Workplace Bullying Checklist – 10 Questions Every HR and People and Culture Team Needs to Know the Answer to

Workplace Bullying is becoming an increasingly problematic area for Employers and Human Resources. Safe Work Australia recently provided that 39% of mental disorder claims were caused because of harassment or workplace bullying[1].

What is Workplace Bullying?

There are differing definitions of workplace bullying across jurisdictions in Australia but generally they are defined as conduct towards one or more persons which is:

  • unreasonable,
  • repeated; and
  • creates a health and safety risk. 

Importantly reasonable management is not workplace bullying and firmness does not mean harshness.

Some examples of workplace bullying include:

  • aggressive or intimidating behaviour,
  • threatening someone with work equipment,
  • teasing or practical jokes,
  • humiliating or belittling comments,
  • sexual harassment,
  • spreading rumours,
  • using rosters to deliberately inconvenience someone,
  • hazing or initiation ceremonies,
  • excluding someone from work-related events,
  • assigning unreasonable, demeaning or pointless work demands,
  • withholding important information needed for effective performance,
  • displaying offensive material,
  • pressuring someone to behave inappropriately or even illegally.

What Can Help?

There are now specific obligations under health and safety legislation especially Psychosocial Hazards which require active steps to be taken due to the positive obligations to take reasonable steps to prevent workplace bullying[2].

Policies and workplace training are integral to demonstrate you have taken active steps to prevent workplace bullying.

This checklist of questions will give you a great start to.

  • Does the Company have a Workplace Bullying Policy?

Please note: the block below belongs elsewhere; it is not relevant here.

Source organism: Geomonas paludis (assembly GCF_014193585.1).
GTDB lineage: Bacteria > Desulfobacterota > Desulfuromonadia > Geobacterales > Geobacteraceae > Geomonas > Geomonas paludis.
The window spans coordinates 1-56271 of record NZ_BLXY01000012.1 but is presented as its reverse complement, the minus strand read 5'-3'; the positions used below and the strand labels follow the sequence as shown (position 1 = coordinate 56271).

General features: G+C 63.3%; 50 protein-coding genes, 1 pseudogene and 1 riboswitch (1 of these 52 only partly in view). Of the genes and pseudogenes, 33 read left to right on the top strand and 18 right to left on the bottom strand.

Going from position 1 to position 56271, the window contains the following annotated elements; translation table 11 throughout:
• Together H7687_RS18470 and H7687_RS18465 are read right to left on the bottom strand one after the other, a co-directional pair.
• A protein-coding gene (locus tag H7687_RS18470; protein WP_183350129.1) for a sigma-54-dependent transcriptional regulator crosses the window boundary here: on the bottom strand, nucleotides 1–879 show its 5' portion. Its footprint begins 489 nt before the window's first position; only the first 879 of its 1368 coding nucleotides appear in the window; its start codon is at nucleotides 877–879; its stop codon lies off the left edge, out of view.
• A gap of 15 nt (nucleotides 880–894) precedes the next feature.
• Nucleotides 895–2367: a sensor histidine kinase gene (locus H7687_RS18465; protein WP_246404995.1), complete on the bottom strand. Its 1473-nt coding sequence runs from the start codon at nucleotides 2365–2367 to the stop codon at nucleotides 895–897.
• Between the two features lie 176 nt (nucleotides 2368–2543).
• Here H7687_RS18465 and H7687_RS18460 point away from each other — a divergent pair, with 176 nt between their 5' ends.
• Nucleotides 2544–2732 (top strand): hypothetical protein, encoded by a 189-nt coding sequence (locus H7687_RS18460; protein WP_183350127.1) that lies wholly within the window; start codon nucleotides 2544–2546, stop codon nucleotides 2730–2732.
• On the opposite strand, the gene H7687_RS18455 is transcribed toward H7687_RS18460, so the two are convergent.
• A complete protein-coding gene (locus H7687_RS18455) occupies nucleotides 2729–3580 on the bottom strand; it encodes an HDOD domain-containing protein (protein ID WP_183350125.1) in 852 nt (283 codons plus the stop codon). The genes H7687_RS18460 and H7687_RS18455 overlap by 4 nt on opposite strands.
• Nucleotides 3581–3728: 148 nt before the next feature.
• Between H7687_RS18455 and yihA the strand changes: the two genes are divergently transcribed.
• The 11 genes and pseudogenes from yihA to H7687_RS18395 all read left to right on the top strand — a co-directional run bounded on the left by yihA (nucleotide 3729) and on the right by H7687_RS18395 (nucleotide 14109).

• Does the policy provide information on what is bullying and what is not bullying?
  • Does the policy state clearly what are the ramifications if workplace bullying is to substantiated?
  • Does the policy provide information on what steps need to be taken if there is a complaint of workplace bullying?
  • Does the policy provide some guidance or even steps for management to take when a complaint of workplace bullying is received?
  • Has there been specific management and leadership training on workplace bullying?
  • Does the training provide opportunities for discussion, role plays and analysing case studies to build capability to mitigate liability and risk?
  • Does a people manager know what steps need to be taken when a complaint of workplace bullying is received?
  • Is it made clear to all managers that records should be kept of discussions and correspondence regarding any workplace bullying complaints or incidents?
  • What other steps have been taken to prevent workplace bullying?

These 10 questions forms the basis for steps that can be taken to prevent and deal with workplace bullying. 



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Written By

Jonathan Mamaril


NB Employment Law 

[email protected]

+61 (07) 3876 5111

About the Author

Jonathan Mamaril leads a team of handpicked experts in the area of employment law who focus on educating clients to avoid headaches, provide advice on issues before they fester and when action needs to be taken and there is a problem mitigate risk and liability. With a core value of helping first and providing practical advice, Jonathan is a sought after advisor to a number of Employers and as a speaker for forums and seminars where his expertise is invaluable as a leader in this area as a lawyer for employers.

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[email protected]
+61 (07) 3876 5111